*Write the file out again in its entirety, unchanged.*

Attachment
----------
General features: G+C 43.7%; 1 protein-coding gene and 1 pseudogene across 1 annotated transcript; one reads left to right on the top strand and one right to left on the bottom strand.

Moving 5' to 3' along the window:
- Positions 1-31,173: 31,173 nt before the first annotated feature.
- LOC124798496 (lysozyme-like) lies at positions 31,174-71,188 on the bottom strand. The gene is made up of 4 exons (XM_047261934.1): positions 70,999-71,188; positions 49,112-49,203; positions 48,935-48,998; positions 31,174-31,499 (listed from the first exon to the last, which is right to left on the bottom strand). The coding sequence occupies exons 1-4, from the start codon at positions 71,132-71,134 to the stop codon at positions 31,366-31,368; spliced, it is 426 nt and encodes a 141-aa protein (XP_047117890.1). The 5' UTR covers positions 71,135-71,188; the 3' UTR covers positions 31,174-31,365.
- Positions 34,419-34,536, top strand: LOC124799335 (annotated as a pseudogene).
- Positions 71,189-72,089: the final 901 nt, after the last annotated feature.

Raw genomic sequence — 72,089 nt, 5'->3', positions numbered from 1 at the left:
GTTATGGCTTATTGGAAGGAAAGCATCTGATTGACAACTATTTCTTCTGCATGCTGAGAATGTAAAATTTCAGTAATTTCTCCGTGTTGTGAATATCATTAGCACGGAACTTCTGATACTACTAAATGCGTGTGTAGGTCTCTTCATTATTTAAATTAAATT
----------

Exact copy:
General features: G+C 43.7%; 1 protein-coding gene and 1 pseudogene across 1 annotated transcript; one reads left to right on the top strand and one right to left on the bottom strand.

Moving 5' to 3' along the window:
- Positions 1-31,173: 31,173 nt before the first annotated feature.
- LOC124798496 (lysozyme-like) lies at positions 31,174-71,188 on the bottom strand. The gene is made up of 4 exons (XM_047261934.1): positions 70,999-71,188; positions 49,112-49,203; positions 48,935-48,998; positions 31,174-31,499 (listed from the first exon to the last, which is right to left on the bottom strand). The coding sequence occupies exons 1-4, from the start codon at positions 71,132-71,134 to the stop codon at positions 31,366-31,368; spliced, it is 426 nt and encodes a 141-aa protein (XP_047117890.1). The 5' UTR covers positions 71,135-71,188; the 3' UTR covers positions 31,174-31,365.
- Positions 34,419-34,536, top strand: LOC124799335 (annotated as a pseudogene).
- Positions 71,189-72,089: the final 901 nt, after the last annotated feature.

Raw genomic sequence — 72,089 nt, 5'->3', positions numbered from 1 at the left:
GTTATGGCTTATTGGAAGGAAAGCATCTGATTGACAACTATTTCTTCTGCATGCTGAGAATGTAAAATTTCAGTAATTTCTCCGTGTTGTGAATATCATTAGCACGGAACTTCTGATACTACTAAATGCGTGTGTAGGTCTCTTCATTATTTAAATTAAATT